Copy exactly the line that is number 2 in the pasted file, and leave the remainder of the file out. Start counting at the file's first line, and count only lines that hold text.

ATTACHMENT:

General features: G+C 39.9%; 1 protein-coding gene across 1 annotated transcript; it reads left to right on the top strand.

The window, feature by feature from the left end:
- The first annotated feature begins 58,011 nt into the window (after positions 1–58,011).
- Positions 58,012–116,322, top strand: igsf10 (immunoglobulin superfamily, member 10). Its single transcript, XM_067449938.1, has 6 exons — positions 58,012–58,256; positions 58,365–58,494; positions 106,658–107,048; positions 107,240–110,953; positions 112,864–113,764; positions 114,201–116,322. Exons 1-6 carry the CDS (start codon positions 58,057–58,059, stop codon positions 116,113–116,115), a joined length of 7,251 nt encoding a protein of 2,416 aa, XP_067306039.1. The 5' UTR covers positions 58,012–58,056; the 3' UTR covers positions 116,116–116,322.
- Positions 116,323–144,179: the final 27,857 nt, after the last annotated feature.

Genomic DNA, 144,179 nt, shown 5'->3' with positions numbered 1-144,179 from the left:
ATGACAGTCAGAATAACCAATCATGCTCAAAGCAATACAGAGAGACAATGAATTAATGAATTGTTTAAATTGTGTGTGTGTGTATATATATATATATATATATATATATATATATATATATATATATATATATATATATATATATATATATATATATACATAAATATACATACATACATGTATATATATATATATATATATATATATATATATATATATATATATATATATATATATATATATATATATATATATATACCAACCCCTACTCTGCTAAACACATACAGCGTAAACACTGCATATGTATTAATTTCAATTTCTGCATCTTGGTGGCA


The window, feature by feature from the left end: